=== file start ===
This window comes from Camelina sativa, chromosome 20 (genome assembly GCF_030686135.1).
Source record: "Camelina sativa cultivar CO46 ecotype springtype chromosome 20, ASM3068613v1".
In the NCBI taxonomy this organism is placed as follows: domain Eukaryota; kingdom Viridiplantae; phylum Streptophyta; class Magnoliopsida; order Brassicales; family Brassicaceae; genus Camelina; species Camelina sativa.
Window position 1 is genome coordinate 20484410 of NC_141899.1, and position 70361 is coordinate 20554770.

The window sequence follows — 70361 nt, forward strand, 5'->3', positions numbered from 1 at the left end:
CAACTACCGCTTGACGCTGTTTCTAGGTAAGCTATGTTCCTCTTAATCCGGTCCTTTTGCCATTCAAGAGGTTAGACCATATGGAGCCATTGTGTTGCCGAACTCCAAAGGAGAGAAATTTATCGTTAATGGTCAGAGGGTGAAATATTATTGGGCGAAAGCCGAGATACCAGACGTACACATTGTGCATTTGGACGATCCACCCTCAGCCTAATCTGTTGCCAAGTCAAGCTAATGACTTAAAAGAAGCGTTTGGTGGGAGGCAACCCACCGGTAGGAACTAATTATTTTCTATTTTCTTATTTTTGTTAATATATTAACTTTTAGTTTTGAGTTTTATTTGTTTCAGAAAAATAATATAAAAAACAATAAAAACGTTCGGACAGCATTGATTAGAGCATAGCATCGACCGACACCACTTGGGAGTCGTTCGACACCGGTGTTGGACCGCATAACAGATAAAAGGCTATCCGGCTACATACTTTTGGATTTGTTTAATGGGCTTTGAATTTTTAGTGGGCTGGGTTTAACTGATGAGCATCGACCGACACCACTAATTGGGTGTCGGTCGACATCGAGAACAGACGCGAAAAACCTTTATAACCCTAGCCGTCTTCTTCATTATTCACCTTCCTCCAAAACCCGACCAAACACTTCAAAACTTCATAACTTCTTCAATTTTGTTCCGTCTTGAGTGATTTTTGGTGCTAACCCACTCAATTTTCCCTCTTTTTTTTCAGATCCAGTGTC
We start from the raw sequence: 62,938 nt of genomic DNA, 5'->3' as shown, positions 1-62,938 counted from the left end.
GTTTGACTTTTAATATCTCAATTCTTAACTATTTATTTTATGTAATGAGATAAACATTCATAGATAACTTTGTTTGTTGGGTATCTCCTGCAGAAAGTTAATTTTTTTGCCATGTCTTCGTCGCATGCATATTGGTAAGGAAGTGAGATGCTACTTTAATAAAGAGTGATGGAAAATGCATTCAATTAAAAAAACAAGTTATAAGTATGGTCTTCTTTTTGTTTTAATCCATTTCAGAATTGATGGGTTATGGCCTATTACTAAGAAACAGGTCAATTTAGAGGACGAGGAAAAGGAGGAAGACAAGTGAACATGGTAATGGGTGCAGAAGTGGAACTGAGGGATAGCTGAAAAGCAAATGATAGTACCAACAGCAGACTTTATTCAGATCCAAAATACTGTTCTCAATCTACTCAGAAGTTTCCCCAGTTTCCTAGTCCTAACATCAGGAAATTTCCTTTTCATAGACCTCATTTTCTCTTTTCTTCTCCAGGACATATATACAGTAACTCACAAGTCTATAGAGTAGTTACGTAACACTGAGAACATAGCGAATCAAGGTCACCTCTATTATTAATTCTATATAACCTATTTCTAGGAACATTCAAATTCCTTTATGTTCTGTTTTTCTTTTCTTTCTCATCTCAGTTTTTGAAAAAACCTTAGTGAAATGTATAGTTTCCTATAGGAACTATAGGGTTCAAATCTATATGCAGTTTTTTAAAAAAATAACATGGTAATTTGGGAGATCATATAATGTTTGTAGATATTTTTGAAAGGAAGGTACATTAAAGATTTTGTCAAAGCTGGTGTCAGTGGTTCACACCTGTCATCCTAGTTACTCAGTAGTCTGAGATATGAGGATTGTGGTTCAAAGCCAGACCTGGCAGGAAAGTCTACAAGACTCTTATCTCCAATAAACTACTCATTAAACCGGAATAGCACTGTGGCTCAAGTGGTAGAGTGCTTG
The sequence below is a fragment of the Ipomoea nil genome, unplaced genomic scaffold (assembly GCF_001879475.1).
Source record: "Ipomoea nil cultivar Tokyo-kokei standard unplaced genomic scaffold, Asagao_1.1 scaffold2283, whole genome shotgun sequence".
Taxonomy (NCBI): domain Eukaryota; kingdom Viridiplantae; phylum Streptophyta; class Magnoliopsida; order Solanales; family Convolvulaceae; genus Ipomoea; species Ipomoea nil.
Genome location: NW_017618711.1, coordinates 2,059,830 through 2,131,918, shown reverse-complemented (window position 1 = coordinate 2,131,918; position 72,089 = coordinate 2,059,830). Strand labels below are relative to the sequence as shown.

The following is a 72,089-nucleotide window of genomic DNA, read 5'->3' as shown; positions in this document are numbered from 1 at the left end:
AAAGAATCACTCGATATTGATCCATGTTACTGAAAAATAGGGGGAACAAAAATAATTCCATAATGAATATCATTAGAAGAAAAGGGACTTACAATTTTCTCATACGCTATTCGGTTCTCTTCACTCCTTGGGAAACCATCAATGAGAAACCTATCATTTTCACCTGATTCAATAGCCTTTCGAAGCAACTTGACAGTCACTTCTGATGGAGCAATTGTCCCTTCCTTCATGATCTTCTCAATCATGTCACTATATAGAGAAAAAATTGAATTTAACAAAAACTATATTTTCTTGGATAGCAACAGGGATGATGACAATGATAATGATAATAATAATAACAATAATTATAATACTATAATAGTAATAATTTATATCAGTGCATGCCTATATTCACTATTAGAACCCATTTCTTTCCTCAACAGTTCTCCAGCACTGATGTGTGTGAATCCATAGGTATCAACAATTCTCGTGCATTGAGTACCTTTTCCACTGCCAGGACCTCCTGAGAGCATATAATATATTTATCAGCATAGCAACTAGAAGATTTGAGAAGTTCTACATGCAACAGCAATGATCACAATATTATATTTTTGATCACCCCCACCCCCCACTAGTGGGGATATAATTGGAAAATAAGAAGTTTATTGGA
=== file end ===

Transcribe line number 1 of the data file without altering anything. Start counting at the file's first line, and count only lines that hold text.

This window comes from Camelina sativa, chromosome 20 (genome assembly GCF_030686135.1).